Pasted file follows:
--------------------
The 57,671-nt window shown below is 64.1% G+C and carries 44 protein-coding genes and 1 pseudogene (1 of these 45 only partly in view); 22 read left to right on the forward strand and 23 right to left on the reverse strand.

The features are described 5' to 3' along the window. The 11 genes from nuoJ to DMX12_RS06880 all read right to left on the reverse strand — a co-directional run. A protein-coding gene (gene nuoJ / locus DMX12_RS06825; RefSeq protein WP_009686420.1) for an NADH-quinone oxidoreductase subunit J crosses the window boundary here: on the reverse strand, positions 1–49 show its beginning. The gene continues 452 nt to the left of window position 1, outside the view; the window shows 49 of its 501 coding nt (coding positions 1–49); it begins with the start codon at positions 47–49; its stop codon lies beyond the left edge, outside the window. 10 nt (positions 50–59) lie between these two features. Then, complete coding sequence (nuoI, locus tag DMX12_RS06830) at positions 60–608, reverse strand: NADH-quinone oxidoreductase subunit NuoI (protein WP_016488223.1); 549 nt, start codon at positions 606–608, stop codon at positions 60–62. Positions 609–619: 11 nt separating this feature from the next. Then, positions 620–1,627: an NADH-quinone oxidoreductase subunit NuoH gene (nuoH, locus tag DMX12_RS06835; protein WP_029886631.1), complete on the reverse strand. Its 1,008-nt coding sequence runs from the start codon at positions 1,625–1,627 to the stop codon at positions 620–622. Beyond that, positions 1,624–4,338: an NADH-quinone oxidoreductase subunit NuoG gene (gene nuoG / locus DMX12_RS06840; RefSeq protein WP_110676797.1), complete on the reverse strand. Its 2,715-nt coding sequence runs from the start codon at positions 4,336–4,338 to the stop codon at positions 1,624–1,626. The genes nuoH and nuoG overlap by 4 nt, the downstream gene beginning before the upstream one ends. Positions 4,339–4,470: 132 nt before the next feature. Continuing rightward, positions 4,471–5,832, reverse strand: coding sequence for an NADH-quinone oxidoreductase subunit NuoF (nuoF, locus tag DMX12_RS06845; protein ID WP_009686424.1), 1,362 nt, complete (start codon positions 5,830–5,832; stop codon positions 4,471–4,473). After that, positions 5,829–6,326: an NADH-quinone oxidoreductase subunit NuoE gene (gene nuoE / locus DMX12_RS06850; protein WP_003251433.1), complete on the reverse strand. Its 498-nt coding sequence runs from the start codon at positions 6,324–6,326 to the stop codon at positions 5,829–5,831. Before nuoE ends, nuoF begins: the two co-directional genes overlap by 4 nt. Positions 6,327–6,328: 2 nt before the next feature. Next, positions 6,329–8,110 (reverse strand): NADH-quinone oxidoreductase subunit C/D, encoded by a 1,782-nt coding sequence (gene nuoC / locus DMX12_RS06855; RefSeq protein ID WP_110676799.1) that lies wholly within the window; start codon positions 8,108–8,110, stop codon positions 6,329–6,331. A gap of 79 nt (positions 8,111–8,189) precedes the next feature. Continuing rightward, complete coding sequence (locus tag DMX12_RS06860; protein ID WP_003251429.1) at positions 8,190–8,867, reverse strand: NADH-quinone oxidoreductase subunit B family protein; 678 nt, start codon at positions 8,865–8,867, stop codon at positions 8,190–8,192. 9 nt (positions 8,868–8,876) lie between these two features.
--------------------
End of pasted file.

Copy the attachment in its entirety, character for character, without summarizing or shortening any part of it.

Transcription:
The 57,671-nt window shown below is 64.1% G+C and carries 44 protein-coding genes and 1 pseudogene (1 of these 45 only partly in view); 22 read left to right on the forward strand and 23 right to left on the reverse strand.

The features are described 5' to 3' along the window. The 11 genes from nuoJ to DMX12_RS06880 all read right to left on the reverse strand — a co-directional run. A protein-coding gene (gene nuoJ / locus DMX12_RS06825; RefSeq protein WP_009686420.1) for an NADH-quinone oxidoreductase subunit J crosses the window boundary here: on the reverse strand, positions 1–49 show its beginning. The gene continues 452 nt to the left of window position 1, outside the view; the window shows 49 of its 501 coding nt (coding positions 1–49); it begins with the start codon at positions 47–49; its stop codon lies beyond the left edge, outside the window. 10 nt (positions 50–59) lie between these two features. Then, complete coding sequence (nuoI, locus tag DMX12_RS06830) at positions 60–608, reverse strand: NADH-quinone oxidoreductase subunit NuoI (protein WP_016488223.1); 549 nt, start codon at positions 606–608, stop codon at positions 60–62. Positions 609–619: 11 nt separating this feature from the next. Then, positions 620–1,627: an NADH-quinone oxidoreductase subunit NuoH gene (nuoH, locus tag DMX12_RS06835; protein WP_029886631.1), complete on the reverse strand. Its 1,008-nt coding sequence runs from the start codon at positions 1,625–1,627 to the stop codon at positions 620–622. Beyond that, positions 1,624–4,338: an NADH-quinone oxidoreductase subunit NuoG gene (gene nuoG / locus DMX12_RS06840; RefSeq protein WP_110676797.1), complete on the reverse strand. Its 2,715-nt coding sequence runs from the start codon at positions 4,336–4,338 to the stop codon at positions 1,624–1,626. The genes nuoH and nuoG overlap by 4 nt, the downstream gene beginning before the upstream one ends. Positions 4,339–4,470: 132 nt before the next feature. Continuing rightward, positions 4,471–5,832, reverse strand: coding sequence for an NADH-quinone oxidoreductase subunit NuoF (nuoF, locus tag DMX12_RS06845; protein ID WP_009686424.1), 1,362 nt, complete (start codon positions 5,830–5,832; stop codon positions 4,471–4,473). After that, positions 5,829–6,326: an NADH-quinone oxidoreductase subunit NuoE gene (gene nuoE / locus DMX12_RS06850; protein WP_003251433.1), complete on the reverse strand. Its 498-nt coding sequence runs from the start codon at positions 6,324–6,326 to the stop codon at positions 5,829–5,831. Before nuoE ends, nuoF begins: the two co-directional genes overlap by 4 nt. Positions 6,327–6,328: 2 nt before the next feature. Next, positions 6,329–8,110 (reverse strand): NADH-quinone oxidoreductase subunit C/D, encoded by a 1,782-nt coding sequence (gene nuoC / locus DMX12_RS06855; RefSeq protein ID WP_110676799.1) that lies wholly within the window; start codon positions 8,108–8,110, stop codon positions 6,329–6,331. A gap of 79 nt (positions 8,111–8,189) precedes the next feature. Continuing rightward, complete coding sequence (locus tag DMX12_RS06860; protein ID WP_003251429.1) at positions 8,190–8,867, reverse strand: NADH-quinone oxidoreductase subunit B family protein; 678 nt, start codon at positions 8,865–8,867, stop codon at positions 8,190–8,192. 9 nt (positions 8,868–8,876) lie between these two features.